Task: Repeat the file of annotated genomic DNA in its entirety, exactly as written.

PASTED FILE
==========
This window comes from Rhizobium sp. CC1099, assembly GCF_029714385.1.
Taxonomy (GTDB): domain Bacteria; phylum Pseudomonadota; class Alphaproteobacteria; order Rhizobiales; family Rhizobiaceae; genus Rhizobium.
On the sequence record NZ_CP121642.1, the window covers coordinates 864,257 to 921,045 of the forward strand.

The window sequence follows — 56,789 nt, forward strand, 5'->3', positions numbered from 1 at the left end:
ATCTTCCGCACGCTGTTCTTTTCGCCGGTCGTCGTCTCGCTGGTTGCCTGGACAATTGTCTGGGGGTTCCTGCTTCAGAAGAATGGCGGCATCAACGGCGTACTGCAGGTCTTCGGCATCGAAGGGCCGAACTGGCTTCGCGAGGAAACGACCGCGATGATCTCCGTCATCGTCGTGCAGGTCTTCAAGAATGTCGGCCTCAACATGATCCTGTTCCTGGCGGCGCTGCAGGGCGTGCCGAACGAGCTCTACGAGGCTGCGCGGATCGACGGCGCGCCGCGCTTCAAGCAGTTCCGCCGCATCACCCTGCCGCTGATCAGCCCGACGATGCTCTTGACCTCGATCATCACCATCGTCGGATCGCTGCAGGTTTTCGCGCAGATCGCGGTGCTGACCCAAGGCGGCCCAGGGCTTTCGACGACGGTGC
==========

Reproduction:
This window comes from Rhizobium sp. CC1099, assembly GCF_029714385.1.
Taxonomy (GTDB): domain Bacteria; phylum Pseudomonadota; class Alphaproteobacteria; order Rhizobiales; family Rhizobiaceae; genus Rhizobium.
On the sequence record NZ_CP121642.1, the window covers coordinates 864,257 to 921,045 of the forward strand.

The window sequence follows — 56,789 nt, forward strand, 5'->3', positions numbered from 1 at the left end:
ATCTTCCGCACGCTGTTCTTTTCGCCGGTCGTCGTCTCGCTGGTTGCCTGGACAATTGTCTGGGGGTTCCTGCTTCAGAAGAATGGCGGCATCAACGGCGTACTGCAGGTCTTCGGCATCGAAGGGCCGAACTGGCTTCGCGAGGAAACGACCGCGATGATCTCCGTCATCGTCGTGCAGGTCTTCAAGAATGTCGGCCTCAACATGATCCTGTTCCTGGCGGCGCTGCAGGGCGTGCCGAACGAGCTCTACGAGGCTGCGCGGATCGACGGCGCGCCGCGCTTCAAGCAGTTCCGCCGCATCACCCTGCCGCTGATCAGCCCGACGATGCTCTTGACCTCGATCATCACCATCGTCGGATCGCTGCAGGTTTTCGCGCAGATCGCGGTGCTGACCCAAGGCGGCCCAGGGCTTTCGACGACGGTGC